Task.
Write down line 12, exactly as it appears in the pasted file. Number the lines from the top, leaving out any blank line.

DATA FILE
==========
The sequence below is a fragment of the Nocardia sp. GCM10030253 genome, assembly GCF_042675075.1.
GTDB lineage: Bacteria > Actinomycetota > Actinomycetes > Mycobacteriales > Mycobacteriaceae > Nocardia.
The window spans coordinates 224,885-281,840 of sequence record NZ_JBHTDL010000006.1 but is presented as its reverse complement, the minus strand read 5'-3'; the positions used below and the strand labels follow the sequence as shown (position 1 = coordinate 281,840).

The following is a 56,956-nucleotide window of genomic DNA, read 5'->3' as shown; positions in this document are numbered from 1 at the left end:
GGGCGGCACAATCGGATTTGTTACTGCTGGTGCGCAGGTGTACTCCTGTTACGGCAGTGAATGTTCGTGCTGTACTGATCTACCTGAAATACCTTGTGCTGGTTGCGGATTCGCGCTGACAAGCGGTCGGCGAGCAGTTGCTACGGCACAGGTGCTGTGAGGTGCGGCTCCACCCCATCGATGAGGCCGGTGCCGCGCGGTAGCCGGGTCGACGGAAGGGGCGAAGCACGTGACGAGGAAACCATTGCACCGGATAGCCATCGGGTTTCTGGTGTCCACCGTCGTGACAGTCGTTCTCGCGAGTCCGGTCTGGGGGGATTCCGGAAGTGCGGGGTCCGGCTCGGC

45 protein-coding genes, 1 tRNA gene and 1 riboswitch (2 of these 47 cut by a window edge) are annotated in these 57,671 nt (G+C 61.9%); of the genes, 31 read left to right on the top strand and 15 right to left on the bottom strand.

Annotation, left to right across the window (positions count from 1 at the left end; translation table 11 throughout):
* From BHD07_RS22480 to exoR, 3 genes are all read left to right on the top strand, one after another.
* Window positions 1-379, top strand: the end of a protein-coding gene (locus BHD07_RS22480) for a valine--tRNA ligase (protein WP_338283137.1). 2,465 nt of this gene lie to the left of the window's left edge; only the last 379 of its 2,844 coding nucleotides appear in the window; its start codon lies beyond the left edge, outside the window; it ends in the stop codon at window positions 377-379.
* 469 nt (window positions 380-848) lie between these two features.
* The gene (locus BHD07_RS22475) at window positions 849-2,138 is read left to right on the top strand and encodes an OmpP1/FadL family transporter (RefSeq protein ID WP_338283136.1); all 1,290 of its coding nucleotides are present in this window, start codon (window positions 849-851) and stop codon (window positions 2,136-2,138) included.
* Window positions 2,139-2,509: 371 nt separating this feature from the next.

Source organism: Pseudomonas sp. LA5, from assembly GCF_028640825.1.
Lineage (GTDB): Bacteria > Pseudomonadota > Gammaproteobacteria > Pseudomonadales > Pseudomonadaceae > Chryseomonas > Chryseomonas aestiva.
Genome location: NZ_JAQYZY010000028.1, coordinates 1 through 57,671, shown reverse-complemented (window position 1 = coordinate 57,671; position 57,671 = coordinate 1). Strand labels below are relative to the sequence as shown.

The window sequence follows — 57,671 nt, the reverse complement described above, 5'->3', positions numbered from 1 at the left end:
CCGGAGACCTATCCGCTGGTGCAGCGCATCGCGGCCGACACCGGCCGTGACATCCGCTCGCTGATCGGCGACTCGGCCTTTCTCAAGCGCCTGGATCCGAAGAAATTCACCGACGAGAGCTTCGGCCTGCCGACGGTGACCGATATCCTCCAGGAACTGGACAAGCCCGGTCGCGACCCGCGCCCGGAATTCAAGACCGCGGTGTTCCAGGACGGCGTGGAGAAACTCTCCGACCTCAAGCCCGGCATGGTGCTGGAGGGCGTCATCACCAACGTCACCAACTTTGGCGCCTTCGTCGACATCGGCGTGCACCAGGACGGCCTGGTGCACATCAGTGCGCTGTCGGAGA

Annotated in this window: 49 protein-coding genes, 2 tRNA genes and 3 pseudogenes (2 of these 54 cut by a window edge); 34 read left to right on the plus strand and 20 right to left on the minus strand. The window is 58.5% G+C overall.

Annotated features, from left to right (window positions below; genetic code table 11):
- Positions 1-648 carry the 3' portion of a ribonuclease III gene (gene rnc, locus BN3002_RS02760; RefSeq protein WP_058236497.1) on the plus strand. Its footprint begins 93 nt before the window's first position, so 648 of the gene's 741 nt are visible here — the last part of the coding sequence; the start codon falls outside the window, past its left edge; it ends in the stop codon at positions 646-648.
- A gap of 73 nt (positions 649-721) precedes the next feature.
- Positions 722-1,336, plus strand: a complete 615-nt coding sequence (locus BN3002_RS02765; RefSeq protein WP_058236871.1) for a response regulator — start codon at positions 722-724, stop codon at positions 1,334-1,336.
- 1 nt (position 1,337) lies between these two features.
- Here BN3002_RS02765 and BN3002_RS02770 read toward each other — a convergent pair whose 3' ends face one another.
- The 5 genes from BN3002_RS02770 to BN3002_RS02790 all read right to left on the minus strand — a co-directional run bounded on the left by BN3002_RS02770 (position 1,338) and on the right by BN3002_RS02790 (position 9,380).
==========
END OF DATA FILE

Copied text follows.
* Window positions 2,139-2,509: 371 nt separating this feature from the next.